Enough is Enough
Updated: Oct 3, 2019
‘Enough is Enough’ conference hopes to help end crime spike in Dallas
This weekend, people from all walks will come together at Fair Park to try and find new solutions to spiraling crime and gang violence.
DALLAS - This weekend, people from all walks will come together at Fair Park to try and find new solutions to spiraling crime and gang violence.
This coming together is being called ”Enough is Enough,” challenging the community to stop the violence.
'Enough is Enough': Conference being held to help find solutions to recent crime spike in Dallas
“When I attended Lincoln, Lincoln and Dallas was under siege similar to what it looks like now,” said Germaine Gaspard.
Gaspard grew up in South Dallas, graduating from Lincoln High School in 1995.
The last 19 years, he’s been a state trooper.
“I’ve been in Dallas for most of my life. I got in trouble in Dallas, I got out of trouble in Dallas,” said King Ashoka.
Ghana-native King Ashoka and state trooper Germaine Gaspard are on a journey with city leaders to end the violence across South Dallas.
“[We want] hundreds of good people in this community to come out and say, ‘Look, we want our community, we want it to be able to flourish,’” Gaspard said.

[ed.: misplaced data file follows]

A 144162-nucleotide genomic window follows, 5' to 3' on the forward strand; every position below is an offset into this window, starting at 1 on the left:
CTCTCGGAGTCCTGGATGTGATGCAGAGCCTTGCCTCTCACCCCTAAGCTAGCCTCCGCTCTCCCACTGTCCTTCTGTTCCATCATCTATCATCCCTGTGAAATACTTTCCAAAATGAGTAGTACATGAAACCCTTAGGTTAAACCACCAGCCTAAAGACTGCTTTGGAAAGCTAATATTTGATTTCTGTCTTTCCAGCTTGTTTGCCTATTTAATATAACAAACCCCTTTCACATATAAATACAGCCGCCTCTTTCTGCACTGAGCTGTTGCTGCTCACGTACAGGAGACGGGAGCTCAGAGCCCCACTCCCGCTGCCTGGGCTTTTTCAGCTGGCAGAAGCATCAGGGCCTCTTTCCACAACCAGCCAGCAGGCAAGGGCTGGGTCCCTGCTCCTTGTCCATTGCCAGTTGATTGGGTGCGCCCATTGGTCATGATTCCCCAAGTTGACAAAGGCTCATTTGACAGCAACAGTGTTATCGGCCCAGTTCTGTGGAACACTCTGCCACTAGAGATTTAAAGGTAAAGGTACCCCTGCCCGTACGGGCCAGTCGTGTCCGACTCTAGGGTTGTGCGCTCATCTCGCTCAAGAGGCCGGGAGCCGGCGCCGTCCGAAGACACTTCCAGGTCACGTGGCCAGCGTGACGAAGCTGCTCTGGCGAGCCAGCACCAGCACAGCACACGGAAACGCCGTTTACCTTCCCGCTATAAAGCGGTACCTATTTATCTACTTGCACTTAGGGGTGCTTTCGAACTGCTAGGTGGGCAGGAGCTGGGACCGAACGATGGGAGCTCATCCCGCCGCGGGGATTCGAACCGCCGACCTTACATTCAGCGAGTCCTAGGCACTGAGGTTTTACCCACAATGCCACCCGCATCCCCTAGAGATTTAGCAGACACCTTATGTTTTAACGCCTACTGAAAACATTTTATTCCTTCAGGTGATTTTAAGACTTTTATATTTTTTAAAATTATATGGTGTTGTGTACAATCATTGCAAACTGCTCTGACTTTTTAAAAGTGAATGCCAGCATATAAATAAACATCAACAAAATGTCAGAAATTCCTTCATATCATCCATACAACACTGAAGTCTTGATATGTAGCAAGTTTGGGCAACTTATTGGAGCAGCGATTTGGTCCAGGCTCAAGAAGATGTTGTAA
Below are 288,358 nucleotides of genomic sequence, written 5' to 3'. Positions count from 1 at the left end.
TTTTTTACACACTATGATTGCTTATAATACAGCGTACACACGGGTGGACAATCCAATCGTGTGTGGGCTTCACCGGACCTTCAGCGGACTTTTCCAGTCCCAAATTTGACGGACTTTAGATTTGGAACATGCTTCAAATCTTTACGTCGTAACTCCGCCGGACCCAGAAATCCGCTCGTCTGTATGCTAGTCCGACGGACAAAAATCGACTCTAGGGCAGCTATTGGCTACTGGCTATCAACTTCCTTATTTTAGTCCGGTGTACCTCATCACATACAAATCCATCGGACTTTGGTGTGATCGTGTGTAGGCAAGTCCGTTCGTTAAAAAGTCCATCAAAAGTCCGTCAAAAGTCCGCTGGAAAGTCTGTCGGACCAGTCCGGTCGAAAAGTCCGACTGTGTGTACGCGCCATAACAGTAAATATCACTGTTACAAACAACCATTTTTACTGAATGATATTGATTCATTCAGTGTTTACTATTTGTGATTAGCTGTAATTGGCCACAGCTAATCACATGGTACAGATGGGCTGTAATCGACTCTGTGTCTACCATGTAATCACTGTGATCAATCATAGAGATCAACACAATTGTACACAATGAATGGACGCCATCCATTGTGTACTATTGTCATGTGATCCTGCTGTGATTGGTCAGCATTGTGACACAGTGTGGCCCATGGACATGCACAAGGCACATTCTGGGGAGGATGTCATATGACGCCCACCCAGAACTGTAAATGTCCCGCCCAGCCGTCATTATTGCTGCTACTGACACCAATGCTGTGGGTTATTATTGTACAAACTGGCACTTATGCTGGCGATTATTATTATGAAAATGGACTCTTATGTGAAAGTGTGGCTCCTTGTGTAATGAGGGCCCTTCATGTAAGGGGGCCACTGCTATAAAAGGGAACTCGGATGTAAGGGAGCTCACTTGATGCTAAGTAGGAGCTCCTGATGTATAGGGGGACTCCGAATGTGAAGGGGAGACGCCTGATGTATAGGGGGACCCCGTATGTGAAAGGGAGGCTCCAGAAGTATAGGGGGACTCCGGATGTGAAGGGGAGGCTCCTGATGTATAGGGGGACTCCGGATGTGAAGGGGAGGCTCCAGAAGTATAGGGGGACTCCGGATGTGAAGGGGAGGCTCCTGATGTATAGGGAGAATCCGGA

“Enough is Enough: No more violence community conference” with those who govern our city, guard our streets, and men who grew up in gangs, thinking out loud new ways to curtail crime.
“We all hit an enough is enough point. It is about hitting that point and then finding solutions to go forward and move forward,” Gaspard said.
The African American Museum at Fair Park is where all walks of life will come together Saturday.
“We're going to have a bold, candid community conversation about gang violence and how to put a stop to it,” said Gary Griffith, president of Safer Dallas.
[REPORTER: “How do you get the youth and the community to listen to you when there's pushback against law enforcement, especially state troopers?] “Again, I think that pushback is based on there not being a communication there. The relationship has to be evolved first, right? No one cares how much you know until they know how much you care,” Gaspar responded.
Ashoka runs the non-profit S.L.A.P., Saving Lives, Assisting People.
“It’s important that everybody gets together and understand the problem, and the problem is not going away unless we all do something about it collectively,” Ashoka said.
“This is about a large community partnership. No one entity and no one group can get this solved in a vacuum. Police can’t go do it by themselves. We have to come together as a community,” Griffith said.
Hoping the Chinese proverb holds true: A journey of 1,000 miles begins with a single step.
“It’s going to be a giant step and we're going to continue to move, continue to move, continue to move,” Gaspar added.
The event is open to the public from 10 a.m. to 2 p.m. on Saturday, September 14, at the African American Museum in Fair Park.
Griffith said they will leave Saturday with a “what's next” plan, and will summarize the new ideas they hope to attempt.